1. Does reciting Catholic vows and actually *meaning* it or *wanting to* counts as Offbeat?

    Seems like so many people, like stated above, just give in and do the “traditional thing” because A) others want them to or B) “that’s just what you do.”

    Almost makes it seem like doing tradition because you actually WANT to do a real tradition and take meaning from it…. Offbeat!

  2. Hm, to play Devil’s Advocate:

    What if a bride really does WANT “what I’m supposed to do”? I think it’s a little unfair to say that brides who do end up with cookie-cutterish weddings are only following trends or too much of a Bridezilla to stroll off the beaten path.

    I agree with what someone said above that it’s all about the couple genuinely expressing themselves. But that doesn’t mean that said expression will be readily apparent.

    • If you are close enough to the couple (or one person of the couple) to be invited to their wedding I feel like it should be readily apparent that it’s their honest expression or not. It’s that when it hits magazines and websites that it has more issues. My cousin released doves at his wedding (which flew back at the crowd and then proceeded to adorably snuggle on a fence just behind the couple.) Would everyone else think it tacky? Maybe, but I know that as they are both farmers they LOVED chasing doves out of the rafters of the barn in the mornings they were loading in hay and now they would be doing it together. Yeah still sounds a bit dorky online but I friggin’ cried because it was such a sweet representation of how they will spend the rest of their lives together…for those who know them and were there.

  3. But isn’t the whole point that as free women we can to act as we see fit, we are not bound to re-act against what has gone before?

  4. Yes, it’s(an offbeat wedding) different — because of instead of asking “How can I keep up with expectations?” you’re asking “How can I create a wedding that’s authentic to what I actually want?” It’s all about the intent.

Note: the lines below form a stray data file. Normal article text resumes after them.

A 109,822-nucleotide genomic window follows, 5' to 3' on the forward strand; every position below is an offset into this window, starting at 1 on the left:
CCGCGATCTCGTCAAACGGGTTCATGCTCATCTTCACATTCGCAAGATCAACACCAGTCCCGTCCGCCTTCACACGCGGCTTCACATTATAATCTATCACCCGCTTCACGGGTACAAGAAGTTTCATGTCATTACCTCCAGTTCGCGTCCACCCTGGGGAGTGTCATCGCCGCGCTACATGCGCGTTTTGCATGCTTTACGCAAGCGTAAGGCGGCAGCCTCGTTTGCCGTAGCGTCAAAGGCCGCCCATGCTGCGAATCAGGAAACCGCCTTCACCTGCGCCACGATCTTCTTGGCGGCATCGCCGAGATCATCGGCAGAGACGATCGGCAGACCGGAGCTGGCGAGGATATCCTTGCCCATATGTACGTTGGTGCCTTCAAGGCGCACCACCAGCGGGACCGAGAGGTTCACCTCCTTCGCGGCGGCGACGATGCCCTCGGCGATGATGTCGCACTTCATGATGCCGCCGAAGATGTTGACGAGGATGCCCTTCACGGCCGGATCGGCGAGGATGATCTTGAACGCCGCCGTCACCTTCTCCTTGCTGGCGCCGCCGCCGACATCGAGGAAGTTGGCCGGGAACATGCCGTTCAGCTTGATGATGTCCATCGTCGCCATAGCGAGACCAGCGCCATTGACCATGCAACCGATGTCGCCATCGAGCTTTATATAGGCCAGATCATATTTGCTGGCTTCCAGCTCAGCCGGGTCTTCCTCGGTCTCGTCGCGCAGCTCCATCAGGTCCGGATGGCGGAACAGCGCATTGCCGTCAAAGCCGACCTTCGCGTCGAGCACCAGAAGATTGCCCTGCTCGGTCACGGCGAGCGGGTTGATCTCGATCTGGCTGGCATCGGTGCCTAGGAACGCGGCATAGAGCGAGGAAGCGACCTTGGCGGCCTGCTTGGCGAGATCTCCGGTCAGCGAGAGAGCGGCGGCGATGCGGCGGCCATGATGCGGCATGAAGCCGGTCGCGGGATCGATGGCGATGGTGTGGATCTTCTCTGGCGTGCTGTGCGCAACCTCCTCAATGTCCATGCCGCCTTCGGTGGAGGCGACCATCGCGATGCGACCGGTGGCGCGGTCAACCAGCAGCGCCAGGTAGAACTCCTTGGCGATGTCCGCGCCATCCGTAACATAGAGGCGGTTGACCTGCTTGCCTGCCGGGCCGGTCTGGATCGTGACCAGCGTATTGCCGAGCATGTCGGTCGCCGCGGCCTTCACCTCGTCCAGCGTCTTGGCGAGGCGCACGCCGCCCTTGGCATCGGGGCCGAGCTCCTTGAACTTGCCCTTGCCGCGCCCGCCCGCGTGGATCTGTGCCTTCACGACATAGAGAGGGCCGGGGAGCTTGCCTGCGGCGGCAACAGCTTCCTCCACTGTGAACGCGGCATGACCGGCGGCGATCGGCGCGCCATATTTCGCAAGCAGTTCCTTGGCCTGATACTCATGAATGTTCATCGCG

There are lots of people out there who have traditional weddings that do the exact same thing!!! Its a wedding that is authentic to what they actually want. Hoe closed minded to think only offbeat weddings can be authentic to what you want and thats what makes them different to traditional weddings.

  5. People who have a taditional wedding can be having as much a personal and “isn’t it just us” wedding as an offbeat couple can.

    There is no difference between an offbeat wedding and a traditional wedding in how personal it is to the couple.

    Crazy this notion that offbeat is better!

  6. I agree. Being ‘offbeat’ doesn’t mean ‘being cool’ or ditching all traditions. It’s being true to yourselves as couples when you plan your wedding celebration, not constantly worrying about what others will think of it and whether everything will be perfect. Focus on the meaning of the day and things will tend to fall into place.

  7. Before things slide off the rails here, I want to clarify that I never said weddings that look traditional couldn’t be planned with intent. That’s the whole point: to me, “offbeat” isn’t about how the wedding LOOKS. It’s about how thoughtful you were in making your decisions for yourself, instead of trying to line up to expectations you don’t believe in.

    In Jess’s example: If you’re Catholic, then DUH! Saying Catholic vows lines up with what you believe in 100% and is a perfect choice for you. I’m not saying the Catholic vows aren’t offbeat — I’m saying acting Catholic when you’re not is disrespectful to both yourself and Catholicism. (This example is actually lifted from a bride I profiled in my book.)

    We’re arguing for the same thing here, ladies: more authenticity in making decisions for yourself and less blind following of what others expect you to do.

    That said, I do think being thoughtful about your decisions IS better than not being thoughtful about them. So, in that way, I do think offbeat is “better.” I’ve never said “offbeat = WACKY!!” It’s a question of intent, folks. That’s all.

  8. I just wanted to say thanks. I just got engaged a couple weeks ago, and was feeling torn between planning the wedding my family would expect and the one I really want. And this site has been a blessing by helping me realize, it's my wedding, my day, and I have every right to make it as offbeat as I want!